2. Method according to claim 1, wherein the object path is configured to approach the holder path in a direction parallel to said loading-direction as distance along said object path to said loading area decreases.

3. Method according to claim 2, wherein the position of the containers on the object path in a direction parallel to said loading-direction is controlled by at least one of: a cam arrangement, pneumatically, electric motors, hydraulically.

4. Method according to claim 1, wherein the holder path is configured to approach the object path in a direction parallel to said loading-direction as distance along said object path to said loading area decreases.

5. Method according to claim 4, wherein the position of the holders on the holder path in a direction parallel to the loading-direction is controlled by at least one of: a cam arrangement, pneumatically, electric motors, hydraulically.

6. Method according to claim 1, comprising first collecting containers sequentially from a collecting area upstream of said loading area.

7. Method according to claim 1, wherein at least one of said object path and said holder path is at least one of: linear, curved, rotary.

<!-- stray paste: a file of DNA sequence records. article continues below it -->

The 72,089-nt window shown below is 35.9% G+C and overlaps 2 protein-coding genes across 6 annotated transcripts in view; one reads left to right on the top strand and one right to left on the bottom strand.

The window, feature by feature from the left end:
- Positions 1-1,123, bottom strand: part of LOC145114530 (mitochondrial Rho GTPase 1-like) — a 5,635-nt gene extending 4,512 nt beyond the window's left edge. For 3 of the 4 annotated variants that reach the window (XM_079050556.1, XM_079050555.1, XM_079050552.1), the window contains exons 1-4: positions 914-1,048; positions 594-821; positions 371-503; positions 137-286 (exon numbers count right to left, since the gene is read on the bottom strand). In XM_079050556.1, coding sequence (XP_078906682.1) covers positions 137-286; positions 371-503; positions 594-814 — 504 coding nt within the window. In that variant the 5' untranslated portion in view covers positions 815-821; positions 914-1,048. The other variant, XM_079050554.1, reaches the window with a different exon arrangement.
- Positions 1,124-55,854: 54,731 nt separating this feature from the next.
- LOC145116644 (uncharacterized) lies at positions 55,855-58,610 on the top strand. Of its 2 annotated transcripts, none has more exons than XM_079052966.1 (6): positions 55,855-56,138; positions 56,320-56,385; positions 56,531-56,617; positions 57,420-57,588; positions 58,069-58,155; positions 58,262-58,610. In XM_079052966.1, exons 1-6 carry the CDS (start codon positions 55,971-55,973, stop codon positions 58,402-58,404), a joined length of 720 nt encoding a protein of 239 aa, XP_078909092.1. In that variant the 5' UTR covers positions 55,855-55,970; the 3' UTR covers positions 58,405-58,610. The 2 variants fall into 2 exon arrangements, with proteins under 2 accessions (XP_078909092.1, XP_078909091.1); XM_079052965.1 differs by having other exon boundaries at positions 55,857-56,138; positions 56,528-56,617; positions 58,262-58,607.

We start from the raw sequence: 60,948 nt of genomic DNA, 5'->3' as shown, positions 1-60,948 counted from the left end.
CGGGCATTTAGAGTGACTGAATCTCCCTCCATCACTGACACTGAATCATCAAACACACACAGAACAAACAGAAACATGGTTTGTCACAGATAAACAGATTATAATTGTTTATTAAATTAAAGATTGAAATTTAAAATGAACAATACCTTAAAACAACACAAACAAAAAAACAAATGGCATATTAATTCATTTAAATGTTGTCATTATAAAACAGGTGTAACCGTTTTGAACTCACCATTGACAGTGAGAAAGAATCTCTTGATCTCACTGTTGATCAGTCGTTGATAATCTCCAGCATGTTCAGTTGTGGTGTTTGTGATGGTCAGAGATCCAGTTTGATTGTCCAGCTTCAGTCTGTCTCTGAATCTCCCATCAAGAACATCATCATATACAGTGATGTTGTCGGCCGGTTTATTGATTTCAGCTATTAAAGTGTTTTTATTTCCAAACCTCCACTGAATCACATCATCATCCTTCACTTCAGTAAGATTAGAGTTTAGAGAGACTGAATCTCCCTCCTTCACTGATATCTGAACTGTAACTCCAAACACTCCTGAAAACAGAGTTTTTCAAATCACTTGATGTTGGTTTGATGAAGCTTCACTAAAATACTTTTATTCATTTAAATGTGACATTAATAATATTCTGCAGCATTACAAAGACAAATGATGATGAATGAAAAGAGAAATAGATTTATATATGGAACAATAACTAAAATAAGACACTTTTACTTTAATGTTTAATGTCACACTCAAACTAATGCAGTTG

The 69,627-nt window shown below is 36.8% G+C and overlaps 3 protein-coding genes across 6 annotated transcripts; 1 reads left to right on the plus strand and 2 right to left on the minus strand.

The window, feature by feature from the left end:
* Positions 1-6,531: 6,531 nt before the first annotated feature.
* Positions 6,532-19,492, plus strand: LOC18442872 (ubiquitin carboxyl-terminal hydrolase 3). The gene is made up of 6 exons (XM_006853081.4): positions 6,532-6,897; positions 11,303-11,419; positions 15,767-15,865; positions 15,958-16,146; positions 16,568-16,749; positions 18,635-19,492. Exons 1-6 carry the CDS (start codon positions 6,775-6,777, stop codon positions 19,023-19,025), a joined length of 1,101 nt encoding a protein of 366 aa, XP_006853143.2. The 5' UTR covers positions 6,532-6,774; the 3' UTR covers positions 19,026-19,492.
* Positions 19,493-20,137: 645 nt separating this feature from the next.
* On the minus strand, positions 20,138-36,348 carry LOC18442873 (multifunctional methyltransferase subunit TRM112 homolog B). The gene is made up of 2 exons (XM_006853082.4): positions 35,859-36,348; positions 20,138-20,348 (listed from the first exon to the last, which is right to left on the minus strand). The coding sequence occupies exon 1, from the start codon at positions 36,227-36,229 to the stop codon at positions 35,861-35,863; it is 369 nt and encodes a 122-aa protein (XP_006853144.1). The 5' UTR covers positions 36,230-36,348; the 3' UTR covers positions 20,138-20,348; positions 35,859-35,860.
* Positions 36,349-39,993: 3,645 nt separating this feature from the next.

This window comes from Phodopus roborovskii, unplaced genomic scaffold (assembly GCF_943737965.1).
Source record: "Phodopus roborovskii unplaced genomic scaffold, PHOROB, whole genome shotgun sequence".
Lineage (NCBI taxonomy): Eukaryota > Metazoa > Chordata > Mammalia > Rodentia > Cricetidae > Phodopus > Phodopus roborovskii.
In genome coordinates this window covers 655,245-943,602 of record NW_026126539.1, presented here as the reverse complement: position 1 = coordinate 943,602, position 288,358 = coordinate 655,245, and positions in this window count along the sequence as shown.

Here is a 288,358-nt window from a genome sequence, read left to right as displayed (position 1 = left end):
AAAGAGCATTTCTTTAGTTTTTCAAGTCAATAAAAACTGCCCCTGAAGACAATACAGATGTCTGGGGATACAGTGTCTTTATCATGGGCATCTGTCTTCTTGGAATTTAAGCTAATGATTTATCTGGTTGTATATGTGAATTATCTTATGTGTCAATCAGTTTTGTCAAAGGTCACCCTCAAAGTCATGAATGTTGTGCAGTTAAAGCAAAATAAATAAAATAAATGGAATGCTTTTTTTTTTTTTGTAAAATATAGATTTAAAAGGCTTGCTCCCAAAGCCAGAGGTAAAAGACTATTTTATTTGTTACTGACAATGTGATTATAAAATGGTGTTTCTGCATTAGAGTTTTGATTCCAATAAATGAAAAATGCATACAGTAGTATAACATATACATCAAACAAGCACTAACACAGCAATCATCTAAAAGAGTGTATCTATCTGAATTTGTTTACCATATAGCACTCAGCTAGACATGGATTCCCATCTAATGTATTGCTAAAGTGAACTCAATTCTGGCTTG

8. Method according to claim 1 wherein the containers are dropped a non-vanishing specified distance from their respective cavities into their respective cavities.

9. Method according to claim 8, wherein the containers are dropped onto a shock-absorbing member.

10. Method according to claim 1, wherein at least a part of said holders comprise more than one of said cavities, comprising depositing more than one of said containers into said more than one cavities of said holder.

11. Method according to claim 1, wherein at least one of said transporting and said conveying is carried out continuously.

12. Method according to claim 11, wherein said transporting and said conveying are mutually synchronous.

13. Method according to claim 1, wherein respective containers along the object path travel in said loading area at a velocity in a plane perpendicular to the loading-direction substantially equal to the velocity of the respective holders on the holder path in said loading area.